By Marc Jones
LONDON (Reuters) - The U.S. dollar slid while bonds and shares rallied on Monday as investors saw the withdrawal of Lawrence Summers from the race to head the Fed as suggesting a more gradual approach to tightening monetary policy.
Further whetting risk appetite were signs of progress in Syria following a Russian-brokered deal aimed at averting U.S. military action, all of which helped propel world shares to within a whisker of a five-year high.
The threshold was expected to be crossed later with futures prices pointing to gains of over 1 percent for both the S&P 500 and Dow Jones when Wall Street resumes for the week.
European bourses were already there, as gains of 0.9 percent on London's FTSE and Paris's CAC 40 and 1.2 percent on Frankfurt's Dax lifted the FTSEurofirst 300 0.8 percent to follow up a strong day in Asia.
Summers' surprise decision came just before the U.S. Federal Reserve meets on Tuesday and Wednesday to decide when and by how much to scale back its asset purchases from the current pace of $85 billion (53 billion pounds) a month.
Investors wagered that U.S. monetary policy would stay easier for longer should the other leading candidate for Fed chair, Janet Yellen, get the job.
Markets had perceived Summers as less wedded to aggressive policies such as quantitative easing and more likely to scale stimulus back quickly than Yellen, who is currently second in command at the Fed.
"Clearly the dollar doesn't like the idea it could be Yellen at the helm because of the interpretation that QE could be in place for longer," said Jane Foley, senior currency strategist at Rabobank.
"The weakness of data more recently, the retail sales on Friday for example, has also bought home that we are still a little way from the U.S. having a resilient recovery ... so I think Summers' withdrawal has touched a bit of a raw nerve."
It was even possible a first Fed interest rate rise could be pushed out into 2016, rather than 2015 as currently planned, added Chris Rupkey, chief financial economist at Bank of Tokyo-Mitsubishi UFJ. Going by Yellen's past speeches, he said she would most probably prioritise reducing unemployment.
"Yellen looks like the clear front-runner, and seems to be the public's popular choice," he said. "The Fed will shoot to lower the unemployment rate to the full employment level, and this means the new target could be more 5.5 percent, not 6.5 percent."
The dollar slipped to a near four-week low against a basket of currencies, with the euro up more than half a U.S. cent at $1.3370 after hitting its highest in almost three weeks and sterling at an eight-month high.
The greenback proved more resilient against the yen, which was hampered by its status as a safe haven and pared early losses to stand at 98.84. Liquidity was lacking with Japanese markets closed for a holiday on Monday.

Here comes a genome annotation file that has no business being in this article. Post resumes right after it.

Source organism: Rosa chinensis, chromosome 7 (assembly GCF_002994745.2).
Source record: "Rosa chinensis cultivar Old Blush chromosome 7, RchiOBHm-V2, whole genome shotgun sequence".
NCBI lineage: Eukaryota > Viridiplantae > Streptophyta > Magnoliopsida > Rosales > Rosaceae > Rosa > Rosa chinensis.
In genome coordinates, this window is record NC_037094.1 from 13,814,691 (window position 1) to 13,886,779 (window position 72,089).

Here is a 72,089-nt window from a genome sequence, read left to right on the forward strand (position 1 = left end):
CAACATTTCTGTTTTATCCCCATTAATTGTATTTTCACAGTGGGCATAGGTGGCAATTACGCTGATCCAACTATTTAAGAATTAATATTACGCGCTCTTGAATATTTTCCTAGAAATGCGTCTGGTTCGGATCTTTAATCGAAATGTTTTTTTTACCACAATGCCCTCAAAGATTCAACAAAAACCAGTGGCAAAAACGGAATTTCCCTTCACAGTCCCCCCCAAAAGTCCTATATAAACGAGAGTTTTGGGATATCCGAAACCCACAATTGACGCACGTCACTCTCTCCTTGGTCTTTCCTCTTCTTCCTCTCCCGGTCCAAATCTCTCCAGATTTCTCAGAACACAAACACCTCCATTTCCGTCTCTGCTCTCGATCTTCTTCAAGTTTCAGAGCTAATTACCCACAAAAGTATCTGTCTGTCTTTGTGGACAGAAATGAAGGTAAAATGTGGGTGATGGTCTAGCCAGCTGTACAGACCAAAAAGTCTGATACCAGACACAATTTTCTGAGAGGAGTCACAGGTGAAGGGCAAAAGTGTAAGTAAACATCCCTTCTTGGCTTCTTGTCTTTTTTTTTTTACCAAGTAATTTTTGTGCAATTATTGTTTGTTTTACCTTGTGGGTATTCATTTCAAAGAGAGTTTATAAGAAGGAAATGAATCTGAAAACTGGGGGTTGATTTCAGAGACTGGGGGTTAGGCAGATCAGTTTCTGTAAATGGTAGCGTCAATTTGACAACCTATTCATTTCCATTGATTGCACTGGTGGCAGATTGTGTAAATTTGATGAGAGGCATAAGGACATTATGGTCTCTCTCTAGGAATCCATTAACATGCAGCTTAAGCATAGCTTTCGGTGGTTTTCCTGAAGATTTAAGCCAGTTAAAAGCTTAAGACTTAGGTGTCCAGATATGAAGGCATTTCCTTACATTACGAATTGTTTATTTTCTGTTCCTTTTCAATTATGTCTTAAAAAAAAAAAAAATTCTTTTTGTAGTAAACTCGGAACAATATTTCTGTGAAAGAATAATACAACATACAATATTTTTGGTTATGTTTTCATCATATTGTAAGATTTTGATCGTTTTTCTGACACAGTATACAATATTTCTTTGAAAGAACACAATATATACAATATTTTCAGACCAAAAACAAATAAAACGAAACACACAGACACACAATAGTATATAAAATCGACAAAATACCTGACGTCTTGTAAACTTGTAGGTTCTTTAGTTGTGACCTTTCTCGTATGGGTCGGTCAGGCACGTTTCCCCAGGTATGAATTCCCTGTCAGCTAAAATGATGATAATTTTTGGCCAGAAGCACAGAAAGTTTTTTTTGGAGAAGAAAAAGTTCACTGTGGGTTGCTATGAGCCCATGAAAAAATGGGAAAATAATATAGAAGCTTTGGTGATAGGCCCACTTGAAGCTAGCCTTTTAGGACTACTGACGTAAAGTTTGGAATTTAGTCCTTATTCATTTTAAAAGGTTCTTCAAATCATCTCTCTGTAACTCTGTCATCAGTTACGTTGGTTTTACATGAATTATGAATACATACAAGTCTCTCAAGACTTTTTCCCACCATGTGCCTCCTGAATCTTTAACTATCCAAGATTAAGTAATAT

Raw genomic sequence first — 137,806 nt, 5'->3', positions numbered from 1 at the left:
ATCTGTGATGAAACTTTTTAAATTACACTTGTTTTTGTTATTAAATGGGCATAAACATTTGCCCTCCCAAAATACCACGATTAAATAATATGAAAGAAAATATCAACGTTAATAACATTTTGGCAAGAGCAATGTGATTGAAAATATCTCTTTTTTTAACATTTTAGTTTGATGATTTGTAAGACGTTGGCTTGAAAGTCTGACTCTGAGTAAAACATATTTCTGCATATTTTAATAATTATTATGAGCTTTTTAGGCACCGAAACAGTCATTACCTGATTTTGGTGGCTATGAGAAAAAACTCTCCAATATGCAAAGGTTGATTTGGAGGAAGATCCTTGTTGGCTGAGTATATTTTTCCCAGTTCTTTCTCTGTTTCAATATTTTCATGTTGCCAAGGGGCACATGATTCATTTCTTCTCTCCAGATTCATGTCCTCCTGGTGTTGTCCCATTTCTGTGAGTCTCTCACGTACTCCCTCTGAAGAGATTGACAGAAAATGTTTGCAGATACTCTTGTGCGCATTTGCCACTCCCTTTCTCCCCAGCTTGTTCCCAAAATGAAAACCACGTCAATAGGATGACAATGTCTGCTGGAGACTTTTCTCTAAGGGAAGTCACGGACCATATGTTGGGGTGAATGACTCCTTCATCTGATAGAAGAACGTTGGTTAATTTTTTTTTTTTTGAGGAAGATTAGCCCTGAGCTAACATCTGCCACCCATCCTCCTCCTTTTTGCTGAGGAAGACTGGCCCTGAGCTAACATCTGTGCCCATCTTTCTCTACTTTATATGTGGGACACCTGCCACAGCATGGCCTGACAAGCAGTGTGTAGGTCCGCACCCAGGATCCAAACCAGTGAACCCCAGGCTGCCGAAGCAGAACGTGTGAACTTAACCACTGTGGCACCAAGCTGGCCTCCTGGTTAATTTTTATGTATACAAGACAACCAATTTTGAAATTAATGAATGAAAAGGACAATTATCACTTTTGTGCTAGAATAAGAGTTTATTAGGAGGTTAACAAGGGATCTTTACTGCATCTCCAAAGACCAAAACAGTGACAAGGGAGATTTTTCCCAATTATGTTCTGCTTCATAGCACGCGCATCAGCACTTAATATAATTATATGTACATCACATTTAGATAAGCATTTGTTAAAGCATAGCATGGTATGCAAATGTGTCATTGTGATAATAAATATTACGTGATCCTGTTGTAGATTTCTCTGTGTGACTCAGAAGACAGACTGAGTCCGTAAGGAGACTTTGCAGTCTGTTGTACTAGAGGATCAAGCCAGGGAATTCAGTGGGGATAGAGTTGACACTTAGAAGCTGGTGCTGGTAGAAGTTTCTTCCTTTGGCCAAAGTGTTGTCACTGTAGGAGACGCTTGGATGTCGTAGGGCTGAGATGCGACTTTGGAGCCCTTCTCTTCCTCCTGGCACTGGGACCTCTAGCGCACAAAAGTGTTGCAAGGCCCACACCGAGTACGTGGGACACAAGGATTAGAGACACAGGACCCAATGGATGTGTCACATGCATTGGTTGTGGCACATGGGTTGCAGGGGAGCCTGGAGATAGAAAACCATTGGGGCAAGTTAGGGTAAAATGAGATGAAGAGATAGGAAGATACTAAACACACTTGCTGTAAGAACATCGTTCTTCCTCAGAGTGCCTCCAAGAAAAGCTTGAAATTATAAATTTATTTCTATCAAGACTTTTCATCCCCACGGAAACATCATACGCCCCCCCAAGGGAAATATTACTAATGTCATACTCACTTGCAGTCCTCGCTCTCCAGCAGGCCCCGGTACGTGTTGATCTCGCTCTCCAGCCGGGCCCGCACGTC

Following recent wobbles in U.S. jobs and retail data, 1315 GMT industrial production and capacity utilization figures will give a fresh view of the health of its economy.
MSCI's broadest index of Asia-Pacific shares outside Japan had gained 1.5 percent overnight as South Korean shares added 1 percent, Australia's rose 0.5 percent and Indonesian stocks climbed 1.7 percent.
PUSHING OUT THE HIKE
Sentiment was underpinned by Saturday's deal between Russia and the United States to demand that Syrian President Bashar al-Assad account for his chemical arsenal within a week and let international inspectors eliminate all the weapons by the middle of next year.
In debt markets, futures for the U.S. Treasury 10-year note leapt three-quarters of a point following Summers' withdrawal from the Fed race, a sizable move, as investors took yields - which move inversely to prices - lower.
Cash yields dropped to a month-low, going as far as 2.8031 percent. German Bunds tracked the moves and were last at 1.872 percent, well down on last week's peak of 2 percent.
The more distant Eurodollar contracts rallied as the market pared back expectations for how quickly the Fed might finally start to tighten, as opposed to just tapering its stimulus.
Contracts from late 2014 out to 2016 all made double-digit gains suggesting a hike was now considered more likely in 2015, rather than in late 2014.
Emerging market stocks were up 1.6 percent and most emerging Asian currencies were on the front foot, with India's rupee leading the charge. Investors have pumped much of the cheap money from the Fed into emerging markets.
Gold recouped some of last week's losses, rising to $1,327 an ounce from around $1,308 and growth-sensitive copper lifted off a five-week low. Brent crude lost over $2 to $109.42 a barrel, while NYMEX crude shed $1.50 to $106.70.
(Editing by Catherine Evans/Ruth Pitchford)